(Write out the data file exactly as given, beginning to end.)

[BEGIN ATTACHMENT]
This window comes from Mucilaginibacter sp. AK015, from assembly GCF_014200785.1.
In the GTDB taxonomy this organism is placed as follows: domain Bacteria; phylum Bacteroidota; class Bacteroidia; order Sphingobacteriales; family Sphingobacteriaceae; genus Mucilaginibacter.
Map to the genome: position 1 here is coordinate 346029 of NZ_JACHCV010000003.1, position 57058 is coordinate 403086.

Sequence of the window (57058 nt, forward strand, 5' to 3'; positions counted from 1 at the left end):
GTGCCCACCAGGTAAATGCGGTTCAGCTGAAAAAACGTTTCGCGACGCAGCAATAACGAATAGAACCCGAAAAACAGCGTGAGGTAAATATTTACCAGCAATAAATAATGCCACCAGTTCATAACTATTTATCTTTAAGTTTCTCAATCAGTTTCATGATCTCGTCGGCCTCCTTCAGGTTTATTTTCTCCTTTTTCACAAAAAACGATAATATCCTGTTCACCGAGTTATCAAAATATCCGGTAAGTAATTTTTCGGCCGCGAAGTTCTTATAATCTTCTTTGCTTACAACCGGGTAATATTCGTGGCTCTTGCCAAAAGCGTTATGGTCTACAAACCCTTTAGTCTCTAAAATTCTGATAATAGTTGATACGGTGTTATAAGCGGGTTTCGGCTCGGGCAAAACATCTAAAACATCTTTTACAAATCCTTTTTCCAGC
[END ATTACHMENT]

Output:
This window comes from Mucilaginibacter sp. AK015, from assembly GCF_014200785.1.
In the GTDB taxonomy this organism is placed as follows: domain Bacteria; phylum Bacteroidota; class Bacteroidia; order Sphingobacteriales; family Sphingobacteriaceae; genus Mucilaginibacter.
Map to the genome: position 1 here is coordinate 346029 of NZ_JACHCV010000003.1, position 57058 is coordinate 403086.

Sequence of the window (57058 nt, forward strand, 5' to 3'; positions counted from 1 at the left end):
GTGCCCACCAGGTAAATGCGGTTCAGCTGAAAAAACGTTTCGCGACGCAGCAATAACGAATAGAACCCGAAAAACAGCGTGAGGTAAATATTTACCAGCAATAAATAATGCCACCAGTTCATAACTATTTATCTTTAAGTTTCTCAATCAGTTTCATGATCTCGTCGGCCTCCTTCAGGTTTATTTTCTCCTTTTTCACAAAAAACGATAATATCCTGTTCACCGAGTTATCAAAATATCCGGTAAGTAATTTTTCGGCCGCGAAGTTCTTATAATCTTCTTTGCTTACAACCGGGTAATATTCGTGGCTCTTGCCAAAAGCGTTATGGTCTACAAACCCTTTAGTCTCTAAAATTCTGATAATAGTTGATACGGTGTTATAAGCGGGTTTCGGCTCGGGCAAAACATCTAAAACATCTTTTACAAATCCTTTTTCCAGC